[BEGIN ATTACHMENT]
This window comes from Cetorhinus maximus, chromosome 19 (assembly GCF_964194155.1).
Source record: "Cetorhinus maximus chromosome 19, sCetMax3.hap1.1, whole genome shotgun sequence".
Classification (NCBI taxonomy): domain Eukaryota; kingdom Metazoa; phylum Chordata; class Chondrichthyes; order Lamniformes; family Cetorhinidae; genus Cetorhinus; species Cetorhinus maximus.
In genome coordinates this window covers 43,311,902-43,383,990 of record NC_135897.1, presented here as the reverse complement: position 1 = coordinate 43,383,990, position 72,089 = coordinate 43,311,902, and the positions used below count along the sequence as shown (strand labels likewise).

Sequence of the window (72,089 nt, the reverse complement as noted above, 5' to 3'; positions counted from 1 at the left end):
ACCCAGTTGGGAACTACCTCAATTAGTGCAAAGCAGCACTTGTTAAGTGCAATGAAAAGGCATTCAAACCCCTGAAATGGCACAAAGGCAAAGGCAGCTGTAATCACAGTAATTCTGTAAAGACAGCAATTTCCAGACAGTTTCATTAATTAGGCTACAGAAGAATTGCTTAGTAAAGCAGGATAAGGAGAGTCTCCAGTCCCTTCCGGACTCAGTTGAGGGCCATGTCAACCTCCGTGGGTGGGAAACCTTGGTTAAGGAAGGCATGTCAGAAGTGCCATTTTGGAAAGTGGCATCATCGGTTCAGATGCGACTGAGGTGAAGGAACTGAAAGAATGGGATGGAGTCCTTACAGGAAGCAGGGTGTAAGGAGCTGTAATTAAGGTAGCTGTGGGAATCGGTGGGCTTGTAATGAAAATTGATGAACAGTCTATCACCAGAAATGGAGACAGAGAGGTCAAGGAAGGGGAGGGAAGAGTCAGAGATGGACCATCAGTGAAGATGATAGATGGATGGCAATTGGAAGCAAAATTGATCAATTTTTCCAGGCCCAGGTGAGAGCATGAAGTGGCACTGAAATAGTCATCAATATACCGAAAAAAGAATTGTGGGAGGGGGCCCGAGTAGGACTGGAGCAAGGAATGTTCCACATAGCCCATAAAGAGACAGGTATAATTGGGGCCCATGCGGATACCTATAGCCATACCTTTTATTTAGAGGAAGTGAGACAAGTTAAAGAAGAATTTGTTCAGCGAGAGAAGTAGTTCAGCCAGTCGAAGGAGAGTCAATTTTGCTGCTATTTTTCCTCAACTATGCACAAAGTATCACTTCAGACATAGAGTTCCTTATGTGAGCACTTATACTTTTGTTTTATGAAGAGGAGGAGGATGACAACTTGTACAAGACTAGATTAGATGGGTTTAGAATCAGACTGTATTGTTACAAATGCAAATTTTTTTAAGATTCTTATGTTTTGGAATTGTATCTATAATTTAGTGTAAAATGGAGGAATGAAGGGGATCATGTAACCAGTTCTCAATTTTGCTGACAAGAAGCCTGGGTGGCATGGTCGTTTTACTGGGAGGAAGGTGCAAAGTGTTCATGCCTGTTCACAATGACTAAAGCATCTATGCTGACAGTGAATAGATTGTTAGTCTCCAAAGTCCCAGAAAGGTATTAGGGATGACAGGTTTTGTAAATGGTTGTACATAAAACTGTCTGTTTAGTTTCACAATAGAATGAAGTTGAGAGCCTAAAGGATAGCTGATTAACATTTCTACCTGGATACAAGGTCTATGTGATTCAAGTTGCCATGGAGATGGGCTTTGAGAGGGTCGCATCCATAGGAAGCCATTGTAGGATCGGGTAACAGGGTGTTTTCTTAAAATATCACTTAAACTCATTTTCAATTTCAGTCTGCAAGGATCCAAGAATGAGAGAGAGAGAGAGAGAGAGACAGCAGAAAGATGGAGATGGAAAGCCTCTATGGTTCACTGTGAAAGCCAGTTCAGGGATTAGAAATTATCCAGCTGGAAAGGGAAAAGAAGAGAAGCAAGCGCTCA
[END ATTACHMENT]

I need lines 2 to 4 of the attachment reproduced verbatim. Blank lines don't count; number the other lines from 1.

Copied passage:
Source record: "Cetorhinus maximus chromosome 19, sCetMax3.hap1.1, whole genome shotgun sequence".
Classification (NCBI taxonomy): domain Eukaryota; kingdom Metazoa; phylum Chordata; class Chondrichthyes; order Lamniformes; family Cetorhinidae; genus Cetorhinus; species Cetorhinus maximus.
In genome coordinates this window covers 43,311,902-43,383,990 of record NC_135897.1, presented here as the reverse complement: position 1 = coordinate 43,383,990, position 72,089 = coordinate 43,311,902, and the positions used below count along the sequence as shown (strand labels likewise).